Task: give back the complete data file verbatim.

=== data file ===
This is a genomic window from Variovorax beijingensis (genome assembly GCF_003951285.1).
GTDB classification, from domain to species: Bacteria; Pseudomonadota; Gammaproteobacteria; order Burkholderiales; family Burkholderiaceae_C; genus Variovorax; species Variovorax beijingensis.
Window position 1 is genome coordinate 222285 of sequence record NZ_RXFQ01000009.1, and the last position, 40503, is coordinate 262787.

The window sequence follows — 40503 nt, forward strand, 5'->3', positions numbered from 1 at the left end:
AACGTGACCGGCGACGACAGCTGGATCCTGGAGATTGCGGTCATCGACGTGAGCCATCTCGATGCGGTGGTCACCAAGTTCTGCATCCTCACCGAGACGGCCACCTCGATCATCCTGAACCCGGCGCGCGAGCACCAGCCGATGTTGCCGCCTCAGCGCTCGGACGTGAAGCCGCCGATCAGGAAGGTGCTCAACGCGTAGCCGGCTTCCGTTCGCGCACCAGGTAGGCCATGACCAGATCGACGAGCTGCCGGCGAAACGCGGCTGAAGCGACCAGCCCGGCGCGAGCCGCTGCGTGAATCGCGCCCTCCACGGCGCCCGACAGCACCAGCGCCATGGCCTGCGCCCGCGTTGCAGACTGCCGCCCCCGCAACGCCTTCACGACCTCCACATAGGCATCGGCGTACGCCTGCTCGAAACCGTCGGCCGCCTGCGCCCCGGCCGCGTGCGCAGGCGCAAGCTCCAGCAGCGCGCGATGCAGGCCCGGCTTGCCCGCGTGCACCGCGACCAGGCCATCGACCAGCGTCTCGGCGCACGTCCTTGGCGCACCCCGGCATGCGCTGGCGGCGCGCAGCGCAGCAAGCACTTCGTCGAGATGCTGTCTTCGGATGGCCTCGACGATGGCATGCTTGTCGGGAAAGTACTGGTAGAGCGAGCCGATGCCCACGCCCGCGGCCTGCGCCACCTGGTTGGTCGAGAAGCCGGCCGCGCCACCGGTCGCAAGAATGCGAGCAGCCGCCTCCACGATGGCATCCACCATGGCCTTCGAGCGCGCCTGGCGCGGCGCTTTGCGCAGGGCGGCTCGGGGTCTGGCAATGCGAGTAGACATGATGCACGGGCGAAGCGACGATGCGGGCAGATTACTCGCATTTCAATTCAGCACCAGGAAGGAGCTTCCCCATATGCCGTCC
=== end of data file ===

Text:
This is a genomic window from Variovorax beijingensis (genome assembly GCF_003951285.1).
GTDB classification, from domain to species: Bacteria; Pseudomonadota; Gammaproteobacteria; order Burkholderiales; family Burkholderiaceae_C; genus Variovorax; species Variovorax beijingensis.
Window position 1 is genome coordinate 222285 of sequence record NZ_RXFQ01000009.1, and the last position, 40503, is coordinate 262787.

The window sequence follows — 40503 nt, forward strand, 5'->3', positions numbered from 1 at the left end:
AACGTGACCGGCGACGACAGCTGGATCCTGGAGATTGCGGTCATCGACGTGAGCCATCTCGATGCGGTGGTCACCAAGTTCTGCATCCTCACCGAGACGGCCACCTCGATCATCCTGAACCCGGCGCGCGAGCACCAGCCGATGTTGCCGCCTCAGCGCTCGGACGTGAAGCCGCCGATCAGGAAGGTGCTCAACGCGTAGCCGGCTTCCGTTCGCGCACCAGGTAGGCCATGACCAGATCGACGAGCTGCCGGCGAAACGCGGCTGAAGCGACCAGCCCGGCGCGAGCCGCTGCGTGAATCGCGCCCTCCACGGCGCCCGACAGCACCAGCGCCATGGCCTGCGCCCGCGTTGCAGACTGCCGCCCCCGCAACGCCTTCACGACCTCCACATAGGCATCGGCGTACGCCTGCTCGAAACCGTCGGCCGCCTGCGCCCCGGCCGCGTGCGCAGGCGCAAGCTCCAGCAGCGCGCGATGCAGGCCCGGCTTGCCCGCGTGCACCGCGACCAGGCCATCGACCAGCGTCTCGGCGCACGTCCTTGGCGCACCCCGGCATGCGCTGGCGGCGCGCAGCGCAGCAAGCACTTCGTCGAGATGCTGTCTTCGGATGGCCTCGACGATGGCATGCTTGTCGGGAAAGTACTGGTAGAGCGAGCCGATGCCCACGCCCGCGGCCTGCGCCACCTGGTTGGTCGAGAAGCCGGCCGCGCCACCGGTCGCAAGAATGCGAGCAGCCGCCTCCACGATGGCATCCACCATGGCCTTCGAGCGCGCCTGGCGCGGCGCTTTGCGCAGGGCGGCTCGGGGTCTGGCAATGCGAGTAGACATGATGCACGGGCGAAGCGACGATGCGGGCAGATTACTCGCATTTCAATTCAGCACCAGGAAGGAGCTTCCCCATATGCCGTCC